Last week I mentioned an article written by friend and colleague, Rachel Van Emon at OPES Advisors on the ripple effects of the sub-prime lending crisis and impending changes in lending guidelines.
Things move quickly in this market and industry, so I wanted to draw your attention to a recent article in the San Jose Mercury News saying that the impact will be minimal in the local market, except for some first - time buyers. The sky isn’t falling.
However, the article goes on to note that lenders have changed their guidelines, and that highly leveraged loans that are the bread and butter of first-time homebuyers are going away.
Quote: “He cited a recent young client with a credit score of just over 660 but a relatively short credit history, who is looking to buy her first condominium using 100 percent financing.
“With the guidelines changing, now some of the lenders who would have taken that three weeks ago … can’t do it today,” he said.”
Assuming this young buyer has good cash flow and a salary-based job, she should be a pretty good credit risk for a mortgage. That is how I bought my first home. Local prices are sky-high already, and this could be another barrier to entry for many.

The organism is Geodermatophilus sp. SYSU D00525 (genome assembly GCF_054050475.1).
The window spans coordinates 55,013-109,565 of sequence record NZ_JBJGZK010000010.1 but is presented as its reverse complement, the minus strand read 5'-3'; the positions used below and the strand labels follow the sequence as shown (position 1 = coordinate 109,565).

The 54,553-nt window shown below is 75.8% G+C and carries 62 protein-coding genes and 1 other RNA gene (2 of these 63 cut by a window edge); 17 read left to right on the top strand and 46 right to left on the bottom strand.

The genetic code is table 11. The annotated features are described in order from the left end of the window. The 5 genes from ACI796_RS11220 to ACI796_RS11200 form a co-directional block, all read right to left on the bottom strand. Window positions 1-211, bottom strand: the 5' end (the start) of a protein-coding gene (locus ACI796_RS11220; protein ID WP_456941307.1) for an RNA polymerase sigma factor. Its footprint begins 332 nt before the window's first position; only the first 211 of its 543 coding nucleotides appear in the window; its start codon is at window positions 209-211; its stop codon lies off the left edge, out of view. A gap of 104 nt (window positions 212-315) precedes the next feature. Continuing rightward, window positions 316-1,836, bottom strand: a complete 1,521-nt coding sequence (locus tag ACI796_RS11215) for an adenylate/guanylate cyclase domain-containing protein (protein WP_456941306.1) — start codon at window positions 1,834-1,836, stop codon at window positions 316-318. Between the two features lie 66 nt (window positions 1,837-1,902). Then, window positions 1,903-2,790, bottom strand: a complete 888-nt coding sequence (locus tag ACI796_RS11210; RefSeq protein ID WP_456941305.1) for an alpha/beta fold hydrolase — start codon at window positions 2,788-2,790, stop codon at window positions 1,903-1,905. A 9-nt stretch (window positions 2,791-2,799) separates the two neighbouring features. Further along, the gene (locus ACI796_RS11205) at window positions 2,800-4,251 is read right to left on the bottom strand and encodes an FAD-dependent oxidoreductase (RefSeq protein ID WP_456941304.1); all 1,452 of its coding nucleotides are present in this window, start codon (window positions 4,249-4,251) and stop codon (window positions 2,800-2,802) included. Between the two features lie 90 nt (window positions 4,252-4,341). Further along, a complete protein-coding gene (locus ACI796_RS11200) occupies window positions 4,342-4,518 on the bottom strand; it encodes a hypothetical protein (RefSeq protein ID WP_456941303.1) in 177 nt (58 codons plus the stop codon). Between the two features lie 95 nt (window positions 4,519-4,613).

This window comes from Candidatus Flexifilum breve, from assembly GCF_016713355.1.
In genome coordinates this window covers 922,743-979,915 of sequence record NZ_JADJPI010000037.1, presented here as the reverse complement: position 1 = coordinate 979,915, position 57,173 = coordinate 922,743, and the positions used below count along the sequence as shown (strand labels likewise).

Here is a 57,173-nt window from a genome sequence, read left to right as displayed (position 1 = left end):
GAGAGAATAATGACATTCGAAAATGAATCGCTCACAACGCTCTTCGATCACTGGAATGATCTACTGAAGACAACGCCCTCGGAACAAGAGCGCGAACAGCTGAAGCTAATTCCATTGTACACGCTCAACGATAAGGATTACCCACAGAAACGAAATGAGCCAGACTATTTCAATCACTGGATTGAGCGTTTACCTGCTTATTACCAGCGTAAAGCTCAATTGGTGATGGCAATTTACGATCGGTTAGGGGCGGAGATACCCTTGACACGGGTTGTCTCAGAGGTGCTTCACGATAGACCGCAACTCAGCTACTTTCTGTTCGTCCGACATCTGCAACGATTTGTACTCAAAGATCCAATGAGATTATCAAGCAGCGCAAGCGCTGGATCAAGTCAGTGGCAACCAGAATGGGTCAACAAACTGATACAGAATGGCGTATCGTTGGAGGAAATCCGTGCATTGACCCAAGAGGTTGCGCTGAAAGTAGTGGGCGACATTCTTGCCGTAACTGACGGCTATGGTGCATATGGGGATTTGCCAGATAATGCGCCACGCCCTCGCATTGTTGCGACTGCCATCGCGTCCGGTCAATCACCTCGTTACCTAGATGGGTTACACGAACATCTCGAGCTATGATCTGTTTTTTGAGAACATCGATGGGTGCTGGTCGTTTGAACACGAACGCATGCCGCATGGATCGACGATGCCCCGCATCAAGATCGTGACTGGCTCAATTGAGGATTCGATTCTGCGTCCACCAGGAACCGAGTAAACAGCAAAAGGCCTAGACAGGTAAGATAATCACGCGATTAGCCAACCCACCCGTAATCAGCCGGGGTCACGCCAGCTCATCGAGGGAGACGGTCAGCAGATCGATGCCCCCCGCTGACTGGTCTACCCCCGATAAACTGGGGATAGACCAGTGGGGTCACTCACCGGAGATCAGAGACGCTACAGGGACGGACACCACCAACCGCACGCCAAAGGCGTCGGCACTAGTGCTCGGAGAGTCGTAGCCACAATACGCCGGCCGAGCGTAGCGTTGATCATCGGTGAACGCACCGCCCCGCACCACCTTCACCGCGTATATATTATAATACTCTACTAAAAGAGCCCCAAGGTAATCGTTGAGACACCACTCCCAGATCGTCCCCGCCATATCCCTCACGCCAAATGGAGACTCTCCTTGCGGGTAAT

It’s not only first-time buyers who are short on savings and didn’t pick their parents well who are affected. Bay Area buyers are financially sophisticated, and have used interest-only and other non-traditional loans to allow them to divert cash that would be spent on traditional mortgages into higher return investments. Reducing their ability to do that could dampen some of the enthusiam that is contributing to the currently hot market.
Thank for reading, and I welcome your comments.
Tags: For buyers, Home buying, Loan Application, Mortgages, Preapproval, Prequalification, Real estate, real-estate-market, real-estate-prices, Stated Income Stated Assets (SISA), Stated Income Verified Assets (SIVA)
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